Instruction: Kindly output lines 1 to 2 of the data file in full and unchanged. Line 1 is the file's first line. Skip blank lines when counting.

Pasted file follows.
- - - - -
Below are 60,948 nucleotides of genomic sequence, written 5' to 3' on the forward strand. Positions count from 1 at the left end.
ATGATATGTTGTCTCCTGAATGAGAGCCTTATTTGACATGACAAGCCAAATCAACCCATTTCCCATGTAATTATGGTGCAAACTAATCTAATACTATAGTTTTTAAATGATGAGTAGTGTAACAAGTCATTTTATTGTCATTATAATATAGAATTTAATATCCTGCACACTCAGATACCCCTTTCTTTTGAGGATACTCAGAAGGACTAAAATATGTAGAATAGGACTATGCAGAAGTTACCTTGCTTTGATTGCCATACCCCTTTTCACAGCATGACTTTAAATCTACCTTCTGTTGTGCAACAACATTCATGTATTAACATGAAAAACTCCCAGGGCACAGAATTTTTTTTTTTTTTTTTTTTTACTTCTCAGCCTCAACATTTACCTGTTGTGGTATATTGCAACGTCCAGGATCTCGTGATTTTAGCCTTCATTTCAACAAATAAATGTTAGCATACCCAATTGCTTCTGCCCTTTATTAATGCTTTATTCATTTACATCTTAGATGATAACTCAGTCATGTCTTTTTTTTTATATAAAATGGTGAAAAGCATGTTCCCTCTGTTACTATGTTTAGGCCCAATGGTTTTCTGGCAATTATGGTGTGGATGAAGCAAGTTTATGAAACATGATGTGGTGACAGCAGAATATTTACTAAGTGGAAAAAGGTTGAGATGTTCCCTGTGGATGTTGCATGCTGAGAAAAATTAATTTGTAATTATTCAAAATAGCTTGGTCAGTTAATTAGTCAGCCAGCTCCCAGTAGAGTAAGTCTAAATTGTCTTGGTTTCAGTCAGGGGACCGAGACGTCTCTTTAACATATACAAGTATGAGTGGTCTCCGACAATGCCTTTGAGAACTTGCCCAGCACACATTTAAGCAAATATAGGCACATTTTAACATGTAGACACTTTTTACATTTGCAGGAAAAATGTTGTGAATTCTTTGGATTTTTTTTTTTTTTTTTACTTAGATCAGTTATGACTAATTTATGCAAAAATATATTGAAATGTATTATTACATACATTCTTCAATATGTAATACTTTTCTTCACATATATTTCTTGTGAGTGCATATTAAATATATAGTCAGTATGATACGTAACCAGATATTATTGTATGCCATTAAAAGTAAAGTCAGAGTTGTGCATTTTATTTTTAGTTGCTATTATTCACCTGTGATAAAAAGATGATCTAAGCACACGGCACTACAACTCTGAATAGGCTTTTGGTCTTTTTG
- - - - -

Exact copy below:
Below are 60,948 nucleotides of genomic sequence, written 5' to 3' on the forward strand. Positions count from 1 at the left end.
ATGATATGTTGTCTCCTGAATGAGAGCCTTATTTGACATGACAAGCCAAATCAACCCATTTCCCATGTAATTATGGTGCAAACTAATCTAATACTATAGTTTTTAAATGATGAGTAGTGTAACAAGTCATTTTATTGTCATTATAATATAGAATTTAATATCCTGCACACTCAGATACCCCTTTCTTTTGAGGATACTCAGAAGGACTAAAATATGTAGAATAGGACTATGCAGAAGTTACCTTGCTTTGATTGCCATACCCCTTTTCACAGCATGACTTTAAATCTACCTTCTGTTGTGCAACAACATTCATGTATTAACATGAAAAACTCCCAGGGCACAGAATTTTTTTTTTTTTTTTTTTTTACTTCTCAGCCTCAACATTTACCTGTTGTGGTATATTGCAACGTCCAGGATCTCGTGATTTTAGCCTTCATTTCAACAAATAAATGTTAGCATACCCAATTGCTTCTGCCCTTTATTAATGCTTTATTCATTTACATCTTAGATGATAACTCAGTCATGTCTTTTTTTTTATATAAAATGGTGAAAAGCATGTTCCCTCTGTTACTATGTTTAGGCCCAATGGTTTTCTGGCAATTATGGTGTGGATGAAGCAAGTTTATGAAACATGATGTGGTGACAGCAGAATATTTACTAAGTGGAAAAAGGTTGAGATGTTCCCTGTGGATGTTGCATGCTGAGAAAAATTAATTTGTAATTATTCAAAATAGCTTGGTCAGTTAATTAGTCAGCCAGCTCCCAGTAGAGTAAGTCTAAATTGTCTTGGTTTCAGTCAGGGGACCGAGACGTCTCTTTAACATATACAAGTATGAGTGGTCTCCGACAATGCCTTTGAGAACTTGCCCAGCACACATTTAAGCAAATATAGGCACATTTTAACATGTAGACACTTTTTACATTTGCAGGAAAAATGTTGTGAATTCTTTGGATTTTTTTTTTTTTTTTTACTTAGATCAGTTATGACTAATTTATGCAAAAATATATTGAAATGTATTATTACATACATTCTTCAATATGTAATACTTTTCTTCACATATATTTCTTGTGAGTGCATATTAAATATATAGTCAGTATGATACGTAACCAGATATTATTGTATGCCATTAAAAGTAAAGTCAGAGTTGTGCATTTTATTTTTAGTTGCTATTATTCACCTGTGATAAAAAGATGATCTAAGCACACGGCACTACAACTCTGAATAGGCTTTTGGTCTTTTTG